Vancouver container traffic up 16%

VANCOUVER (Feb. 8) — In the face of an uncertain trade environment brought on by Asia’s economic woes and a drop in bulk commodity prices, Port Vancouver handled 72 million tons of cargo in 1998, down 2% from the previous year when a record-breaking 73.5 million tons were processed.

The number of TEUs (20-foot equivalent units) handled was up 16% in 1998, topping 840,000.

The container numbers signal success in Vancouver’s ability to compete with other ports in the Pacific Northwest, said port chair Carole Taylor. She added that Vancouver had the greatest percentage increase in foreign laden containers among Pacific Northwest ports.

Meanwhile, containerized import cargo through the port leaped 27% and laden export container volumes rose 9% over last year’s numbers. Taylor attibuted the increases to strong Canadian consumer demand for Asian imports and a low Canadian dollar relative to the U.S. dollar.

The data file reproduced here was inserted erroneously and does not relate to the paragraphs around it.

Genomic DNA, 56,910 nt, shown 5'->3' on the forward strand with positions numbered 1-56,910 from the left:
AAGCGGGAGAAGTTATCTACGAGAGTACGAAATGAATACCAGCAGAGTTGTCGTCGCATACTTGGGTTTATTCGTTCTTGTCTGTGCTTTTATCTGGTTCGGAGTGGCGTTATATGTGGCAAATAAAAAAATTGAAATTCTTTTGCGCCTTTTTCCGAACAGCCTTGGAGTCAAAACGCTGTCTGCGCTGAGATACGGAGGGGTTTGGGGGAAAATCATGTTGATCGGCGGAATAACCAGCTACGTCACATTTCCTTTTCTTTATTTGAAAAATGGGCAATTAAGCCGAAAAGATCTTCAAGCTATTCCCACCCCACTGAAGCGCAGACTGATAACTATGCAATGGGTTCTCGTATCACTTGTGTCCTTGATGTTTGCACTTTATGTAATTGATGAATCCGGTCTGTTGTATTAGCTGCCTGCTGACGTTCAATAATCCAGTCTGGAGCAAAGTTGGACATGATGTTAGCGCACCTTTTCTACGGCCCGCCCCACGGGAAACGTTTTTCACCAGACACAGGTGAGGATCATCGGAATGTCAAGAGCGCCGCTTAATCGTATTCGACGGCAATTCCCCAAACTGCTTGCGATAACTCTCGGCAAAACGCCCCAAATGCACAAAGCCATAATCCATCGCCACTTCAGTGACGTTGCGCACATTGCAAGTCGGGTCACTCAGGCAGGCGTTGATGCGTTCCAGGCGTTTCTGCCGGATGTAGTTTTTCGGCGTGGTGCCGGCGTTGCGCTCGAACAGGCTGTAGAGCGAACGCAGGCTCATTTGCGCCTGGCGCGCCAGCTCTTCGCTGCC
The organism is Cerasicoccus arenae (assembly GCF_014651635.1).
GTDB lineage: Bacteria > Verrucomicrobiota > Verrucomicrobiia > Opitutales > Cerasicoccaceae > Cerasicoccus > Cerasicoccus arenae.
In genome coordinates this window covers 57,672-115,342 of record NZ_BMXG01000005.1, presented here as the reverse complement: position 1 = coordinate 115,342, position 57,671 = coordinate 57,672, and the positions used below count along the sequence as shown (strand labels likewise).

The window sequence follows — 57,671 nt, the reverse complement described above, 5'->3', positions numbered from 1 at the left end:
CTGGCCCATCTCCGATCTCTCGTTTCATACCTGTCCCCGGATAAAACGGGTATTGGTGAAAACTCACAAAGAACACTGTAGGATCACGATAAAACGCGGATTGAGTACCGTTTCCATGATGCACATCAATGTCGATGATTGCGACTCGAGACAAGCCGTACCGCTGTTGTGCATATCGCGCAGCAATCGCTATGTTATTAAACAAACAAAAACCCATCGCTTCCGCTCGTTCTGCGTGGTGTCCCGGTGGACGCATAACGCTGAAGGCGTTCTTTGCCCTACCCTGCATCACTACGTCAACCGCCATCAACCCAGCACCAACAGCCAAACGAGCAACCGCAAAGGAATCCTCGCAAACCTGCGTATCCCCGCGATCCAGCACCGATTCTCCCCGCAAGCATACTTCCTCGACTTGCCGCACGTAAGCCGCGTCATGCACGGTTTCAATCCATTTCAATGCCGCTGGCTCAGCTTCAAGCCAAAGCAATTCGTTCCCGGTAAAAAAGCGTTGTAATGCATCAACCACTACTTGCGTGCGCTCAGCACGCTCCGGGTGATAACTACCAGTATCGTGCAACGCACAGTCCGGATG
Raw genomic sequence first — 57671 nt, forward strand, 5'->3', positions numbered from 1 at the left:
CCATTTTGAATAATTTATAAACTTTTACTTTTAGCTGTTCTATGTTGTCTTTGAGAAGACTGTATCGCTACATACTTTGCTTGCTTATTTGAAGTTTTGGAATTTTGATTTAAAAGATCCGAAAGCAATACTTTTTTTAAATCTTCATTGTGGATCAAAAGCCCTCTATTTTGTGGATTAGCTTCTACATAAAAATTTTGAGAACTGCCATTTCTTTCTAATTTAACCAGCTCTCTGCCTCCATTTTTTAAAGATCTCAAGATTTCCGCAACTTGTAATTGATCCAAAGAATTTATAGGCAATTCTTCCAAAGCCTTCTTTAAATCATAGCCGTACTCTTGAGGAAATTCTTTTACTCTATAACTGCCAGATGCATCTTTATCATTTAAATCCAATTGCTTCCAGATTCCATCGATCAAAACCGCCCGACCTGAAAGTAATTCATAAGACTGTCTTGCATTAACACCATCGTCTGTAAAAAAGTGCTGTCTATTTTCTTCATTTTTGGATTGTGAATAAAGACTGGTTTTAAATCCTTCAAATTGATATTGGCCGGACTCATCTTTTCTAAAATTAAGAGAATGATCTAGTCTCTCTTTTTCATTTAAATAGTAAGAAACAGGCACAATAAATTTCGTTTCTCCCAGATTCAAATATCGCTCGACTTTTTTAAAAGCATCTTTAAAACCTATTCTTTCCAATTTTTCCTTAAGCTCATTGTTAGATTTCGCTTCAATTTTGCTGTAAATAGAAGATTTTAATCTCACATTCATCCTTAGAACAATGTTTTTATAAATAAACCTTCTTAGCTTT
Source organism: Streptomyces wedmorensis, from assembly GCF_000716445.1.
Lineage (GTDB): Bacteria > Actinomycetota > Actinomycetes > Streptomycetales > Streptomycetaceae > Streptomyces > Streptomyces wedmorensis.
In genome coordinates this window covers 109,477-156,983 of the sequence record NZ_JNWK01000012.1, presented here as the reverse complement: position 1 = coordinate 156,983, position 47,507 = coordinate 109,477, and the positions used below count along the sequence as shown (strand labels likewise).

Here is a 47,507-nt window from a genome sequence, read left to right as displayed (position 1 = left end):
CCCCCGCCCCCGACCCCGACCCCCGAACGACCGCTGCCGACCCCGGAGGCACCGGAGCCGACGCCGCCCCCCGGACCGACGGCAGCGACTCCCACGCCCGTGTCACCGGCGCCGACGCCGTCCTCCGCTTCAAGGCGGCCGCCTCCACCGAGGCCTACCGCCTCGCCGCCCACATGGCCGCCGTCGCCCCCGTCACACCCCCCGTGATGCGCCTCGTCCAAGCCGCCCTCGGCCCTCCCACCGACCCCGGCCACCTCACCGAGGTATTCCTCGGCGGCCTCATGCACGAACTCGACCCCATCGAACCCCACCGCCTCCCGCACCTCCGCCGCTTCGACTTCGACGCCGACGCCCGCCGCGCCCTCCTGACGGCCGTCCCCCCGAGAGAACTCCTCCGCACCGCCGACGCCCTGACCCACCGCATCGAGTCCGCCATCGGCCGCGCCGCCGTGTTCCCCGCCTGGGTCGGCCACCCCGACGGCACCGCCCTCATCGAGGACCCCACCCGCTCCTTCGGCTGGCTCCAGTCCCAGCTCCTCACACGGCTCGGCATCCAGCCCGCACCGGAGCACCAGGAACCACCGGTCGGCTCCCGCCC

However, commodity shipments tailed off badly with the sliding offshore markets. Volumes were down 30% over last year (1.5 million tons handled). Conversely, Woodpulp traffic rose 10% over last year to 3 million tonnes in part because of a favourable Canadian currency.

On the liquid and dry bulk side, chemical volumes jumped by 9% to 2.2 million tonnes compared to 1997, while petroleum products rose 16% to 3.8 million ton. Dry bulk volumes saw potash reduced by 20% to 3.4 million tonnes, compared to 1997, largely due to the diversion of potash to a new terminal in Portland, Ore. Grain exports declined 11% to 11.1 million tonnes from 1997 due to a drop in grain prices, which resulted in lower grain sales. Coal and sulphur were relatively stable compared to 1997 figures. Coal slipped slightly by 1% to 28.2 million tons and sulphur was off 5% to 5.2 million tons. Phosphate rock tonnage increased 6% to 1.1 million tons over 1997 figures.

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